In hindsight, I'm not sure why so many of us were so stoked for Watch_Dogs, the latest open-world adventure from Ubisoft. When the game was first unveiled at E3 2012, it stood out largely because of its graphics and for the fact that it was something new. At the time, we were starting to feel the fatigue of having the same set of consoles for a long time and developers were pumping out unnecessary sequels and prequels to tide us over. Watch_Dogs was seen as a much needed breath of fresh air.
However since then, Watch_Dogs suffered from a 6 month delay, which really took the wind out of the sails of the hype boat. Not only that, but when we started to see trailers and gameplay footage closer to the games release, we all noticed that the graphics had received a noticeable downgrade on all platforms. Usually, I wouldn't give too much of a frig about graphics in games but considering that was one of the most impressive things about Watch_Dogs when we first saw it in 2012, it is easy to see why so many of us are disappointed in how the game looks now.
But is Watch_Dogs disappointing overall? Absolutely, but it's a still a reasonable game. While Ubisoft have plenty of experience with creating games within this genre, Watch_Dogs is definitely a more traditional take on the open-world genre. At a glance, it has more in common with Grand Theft Auto than Assassin's Creed or Far Cry. While Watch_Dogs has some mechanics that sound unique and clever on paper, they don't change the fact that the game is a fairly straightforward open-world game, that a lot of us will be very familiar with.
In Watch_Dogs, you play as a guy called Aiden Pearce. Aiden Pearce is one awful protagonist. If it wasn't for that plonker Yaiba -- the titular character in the horrific Yaiba: Ninja Gaiden Z -- I would have easily said that Aiden is the worst protagonist I have played as in years, but he's far too bland and boring to even win that dubious honour.
He's just a snarly, growly guy who's constantly brooding and murmuring about how he's going to avenge the death of his niece. That ludonarrative dissonance video game journalism term-of-the-generation rears its ugly head again as this character moans about how he's just a decent guy trying to set things straight, yet that doesn't stop him from killing hundreds of people, causing random car crashes and stealing money from those who have terminal illnesses. He's an awful character, and I would be willing to bet that he won't be coming back for a Watch_Dogs sequel. He's that bad.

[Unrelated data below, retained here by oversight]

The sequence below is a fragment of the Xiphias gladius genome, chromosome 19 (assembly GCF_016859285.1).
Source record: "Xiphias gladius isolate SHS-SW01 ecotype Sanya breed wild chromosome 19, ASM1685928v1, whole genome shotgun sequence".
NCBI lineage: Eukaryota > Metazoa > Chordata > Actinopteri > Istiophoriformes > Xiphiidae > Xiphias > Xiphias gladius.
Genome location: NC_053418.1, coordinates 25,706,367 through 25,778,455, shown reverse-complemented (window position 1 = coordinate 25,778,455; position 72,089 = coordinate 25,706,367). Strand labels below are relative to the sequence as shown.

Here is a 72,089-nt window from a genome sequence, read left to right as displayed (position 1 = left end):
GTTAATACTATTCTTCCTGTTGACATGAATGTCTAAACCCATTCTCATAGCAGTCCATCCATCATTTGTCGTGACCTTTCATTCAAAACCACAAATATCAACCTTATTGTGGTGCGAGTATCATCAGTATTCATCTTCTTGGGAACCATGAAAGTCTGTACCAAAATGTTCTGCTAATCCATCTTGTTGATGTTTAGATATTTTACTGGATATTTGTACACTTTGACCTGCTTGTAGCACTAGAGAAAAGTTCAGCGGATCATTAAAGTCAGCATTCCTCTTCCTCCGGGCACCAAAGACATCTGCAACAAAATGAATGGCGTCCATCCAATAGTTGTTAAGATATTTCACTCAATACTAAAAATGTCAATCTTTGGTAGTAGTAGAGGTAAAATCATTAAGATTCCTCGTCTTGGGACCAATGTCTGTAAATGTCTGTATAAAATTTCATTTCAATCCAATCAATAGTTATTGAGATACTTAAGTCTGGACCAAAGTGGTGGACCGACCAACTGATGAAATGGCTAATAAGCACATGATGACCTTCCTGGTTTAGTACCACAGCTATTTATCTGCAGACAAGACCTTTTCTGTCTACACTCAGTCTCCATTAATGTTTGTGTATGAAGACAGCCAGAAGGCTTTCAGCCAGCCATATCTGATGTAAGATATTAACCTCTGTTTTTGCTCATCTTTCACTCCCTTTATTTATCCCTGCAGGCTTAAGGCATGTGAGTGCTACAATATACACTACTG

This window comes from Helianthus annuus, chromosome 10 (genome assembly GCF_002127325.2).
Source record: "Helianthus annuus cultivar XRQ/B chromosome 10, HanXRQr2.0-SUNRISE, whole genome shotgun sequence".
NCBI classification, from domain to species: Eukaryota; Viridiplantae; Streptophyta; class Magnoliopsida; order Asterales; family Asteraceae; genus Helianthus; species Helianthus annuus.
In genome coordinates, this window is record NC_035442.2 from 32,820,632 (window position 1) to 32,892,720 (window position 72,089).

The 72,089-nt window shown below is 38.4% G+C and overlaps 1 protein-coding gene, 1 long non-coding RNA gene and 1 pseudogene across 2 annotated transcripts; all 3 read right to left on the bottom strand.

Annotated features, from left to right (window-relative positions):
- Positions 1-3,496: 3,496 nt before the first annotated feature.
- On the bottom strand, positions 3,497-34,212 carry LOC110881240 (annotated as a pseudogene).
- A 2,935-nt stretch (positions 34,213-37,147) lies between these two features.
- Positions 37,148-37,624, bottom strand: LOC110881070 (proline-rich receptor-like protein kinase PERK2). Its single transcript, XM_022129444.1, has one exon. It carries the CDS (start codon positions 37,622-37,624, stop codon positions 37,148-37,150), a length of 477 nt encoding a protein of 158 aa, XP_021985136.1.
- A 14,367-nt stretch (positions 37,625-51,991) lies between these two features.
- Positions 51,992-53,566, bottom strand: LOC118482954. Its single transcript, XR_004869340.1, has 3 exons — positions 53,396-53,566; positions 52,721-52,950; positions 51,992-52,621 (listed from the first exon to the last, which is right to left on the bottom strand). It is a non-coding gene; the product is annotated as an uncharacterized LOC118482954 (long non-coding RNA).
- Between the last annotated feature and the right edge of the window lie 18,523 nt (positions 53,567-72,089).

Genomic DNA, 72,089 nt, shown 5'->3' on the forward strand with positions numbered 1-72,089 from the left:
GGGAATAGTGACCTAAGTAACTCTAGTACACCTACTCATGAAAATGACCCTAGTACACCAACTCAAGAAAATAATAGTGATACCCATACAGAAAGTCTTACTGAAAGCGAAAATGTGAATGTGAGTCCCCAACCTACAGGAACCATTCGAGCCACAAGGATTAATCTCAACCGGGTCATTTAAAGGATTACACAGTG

The plot in Watch_Dogs is similarly dull and lacklustre. Its a revenge saga, wrapped up in shadowy, hacker overtones that are tedious and boring. The game has a "ripped from the headlines" sort of feel. In recent years, there have been many concerns about our privacy when using mobile phones or the internet and Watch_Dogs tries to tap into this, but it doesn't have anything interesting to say about the topic. Instead, you just play as a boring bumhole of a character who moans and groans from one cutscene to the next. I couldn't have cared any less about Watch_Dogs' story. It is atrocious.
At least the actual game is a lot better. Like I mentioned earlier, the game is a traditional open-world game. In between main story missions, you're free to explore the city of Chicago and it's a well-rendered city. I've never been in Chicago before so I can't speak to the authenticity of how it looks here, but it's a large environment with a lot of detail. As you are walking around on the streets, you will appreciate how many unique street musicians and freestyle rappers hanging around the streets. It's hard to surpass the amount of attention of detail that Rockstar pack into the Grand Theft Auto games, but I think Watch_Dogs comes pretty close here. It's also nice how the city is split up into different sections, each of which have their own special feel, so you never get tired of being in Chicago.